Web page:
by Michelle Geoga

 

Penelope was already thinking having some babies would make her feel better then she found one at the Kmart, a sleepy one with long dark lashes, tiny fist balls clenched to its ears, and brought it home in the same buggy she found it in. Just one did not make her feel better, it cried like a fire engine, winding down to an old Chevy with a bad starter. She went out for another then found one at the corner park, also sleeping, head turned to the side, thumb in its mouth, tiny black hairs posing like eyelashes along the edge of its ear. But two did not make her feel better, more crying, more whining engines. Then she gave herself some sage advice, wait it out before going for a third, see if things improve. They did. She fed This and That the best stuff: wiggly fork-flattened strawberry Jell-O, swirled mashed Yukon potatoes swimming in yellow butter and melted vanilla Ben and Jerry’s ice cream plain, without nuts, because they had no teeth. She sang them TV songs: “New York is where I want to stay!” she sang in Zsazsa’s voice; “You are my wife!” she sang in Eddie’s stern voice. They quietly loved her singing and fell asleep after the Brady Bunch twice. So did Penelope. In the morning, the babies talking woke Penelope. She pointlessly complained to This and That she couldn’t understand and felt left out but later, she noticed they started to love her and she began to feel better. They had a sparkling day, singing ‘Meet the Flintstones’ over and over, eating bowls of milky banana pudding. She woke on the floor between the babies the next morning without the usual weight, the every morning weight: a black, bloody-headed, razor-toed, hissing heavy turkey vulture crouched on her chest, looking into her face, pressing down, shifting its weight from side to side, all before she even opened her eyes, when it would be gone. On this morning, she might be feeling glad instead. When the police banged at the door, the babies cried and cried like sirens again, the door flung open, her lungs sucked the air from her uterus and they snatched the babes away. “This! That!” she screamed again and again. Officer Thomas held her arm hard, asked, “you mean, this and that?” “No,” she answered, “that’s another thing. It’s always the other thing,” she cried, wrapping her arms around her waist twice, trying to squeeze the air out.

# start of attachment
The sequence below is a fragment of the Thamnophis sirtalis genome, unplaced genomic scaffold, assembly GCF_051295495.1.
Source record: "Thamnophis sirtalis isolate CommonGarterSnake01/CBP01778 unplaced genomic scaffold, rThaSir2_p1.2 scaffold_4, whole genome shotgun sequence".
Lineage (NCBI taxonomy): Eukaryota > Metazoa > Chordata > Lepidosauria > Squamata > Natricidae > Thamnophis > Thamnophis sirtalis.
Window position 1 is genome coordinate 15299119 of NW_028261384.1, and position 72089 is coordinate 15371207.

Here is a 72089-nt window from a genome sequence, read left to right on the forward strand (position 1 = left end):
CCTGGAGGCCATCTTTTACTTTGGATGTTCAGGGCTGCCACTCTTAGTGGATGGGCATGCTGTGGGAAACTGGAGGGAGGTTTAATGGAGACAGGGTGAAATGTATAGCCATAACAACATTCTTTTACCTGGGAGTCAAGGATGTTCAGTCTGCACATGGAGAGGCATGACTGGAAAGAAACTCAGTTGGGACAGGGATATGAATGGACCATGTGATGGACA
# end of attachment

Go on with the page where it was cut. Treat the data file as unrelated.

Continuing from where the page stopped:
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Michelle Geoga is an Illinois writer with an MFA in writing from the School of the Art Institute. She has work in Ekphrastic Review, Five on the Fifth and forthcoming in *82Review and Cleaver Magazine.

 

 

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